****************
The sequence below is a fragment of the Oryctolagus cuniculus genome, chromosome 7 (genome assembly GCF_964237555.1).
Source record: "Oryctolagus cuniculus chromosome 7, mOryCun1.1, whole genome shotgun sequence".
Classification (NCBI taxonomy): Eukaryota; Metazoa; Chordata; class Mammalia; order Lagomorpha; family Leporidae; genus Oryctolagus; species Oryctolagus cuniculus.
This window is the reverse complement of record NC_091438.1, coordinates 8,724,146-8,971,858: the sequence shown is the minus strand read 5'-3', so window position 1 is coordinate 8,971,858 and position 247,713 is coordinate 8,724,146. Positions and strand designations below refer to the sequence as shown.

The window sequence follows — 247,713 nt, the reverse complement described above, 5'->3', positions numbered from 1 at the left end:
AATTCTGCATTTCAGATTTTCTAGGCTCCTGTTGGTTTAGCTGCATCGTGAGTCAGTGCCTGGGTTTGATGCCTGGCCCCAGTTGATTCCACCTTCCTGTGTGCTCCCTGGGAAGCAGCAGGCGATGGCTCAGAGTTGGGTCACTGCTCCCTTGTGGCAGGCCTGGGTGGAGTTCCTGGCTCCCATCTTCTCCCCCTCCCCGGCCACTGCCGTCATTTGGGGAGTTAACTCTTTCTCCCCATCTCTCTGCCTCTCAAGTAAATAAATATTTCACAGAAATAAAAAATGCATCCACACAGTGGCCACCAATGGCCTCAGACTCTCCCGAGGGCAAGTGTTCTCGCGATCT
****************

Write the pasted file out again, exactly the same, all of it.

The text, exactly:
The sequence below is a fragment of the Oryctolagus cuniculus genome, chromosome 7 (genome assembly GCF_964237555.1).
Source record: "Oryctolagus cuniculus chromosome 7, mOryCun1.1, whole genome shotgun sequence".
Classification (NCBI taxonomy): Eukaryota; Metazoa; Chordata; class Mammalia; order Lagomorpha; family Leporidae; genus Oryctolagus; species Oryctolagus cuniculus.
This window is the reverse complement of record NC_091438.1, coordinates 8,724,146-8,971,858: the sequence shown is the minus strand read 5'-3', so window position 1 is coordinate 8,971,858 and position 247,713 is coordinate 8,724,146. Positions and strand designations below refer to the sequence as shown.

The window sequence follows — 247,713 nt, the reverse complement described above, 5'->3', positions numbered from 1 at the left end:
AATTCTGCATTTCAGATTTTCTAGGCTCCTGTTGGTTTAGCTGCATCGTGAGTCAGTGCCTGGGTTTGATGCCTGGCCCCAGTTGATTCCACCTTCCTGTGTGCTCCCTGGGAAGCAGCAGGCGATGGCTCAGAGTTGGGTCACTGCTCCCTTGTGGCAGGCCTGGGTGGAGTTCCTGGCTCCCATCTTCTCCCCCTCCCCGGCCACTGCCGTCATTTGGGGAGTTAACTCTTTCTCCCCATCTCTCTGCCTCTCAAGTAAATAAATATTTCACAGAAATAAAAAATGCATCCACACAGTGGCCACCAATGGCCTCAGACTCTCCCGAGGGCAAGTGTTCTCGCGATCT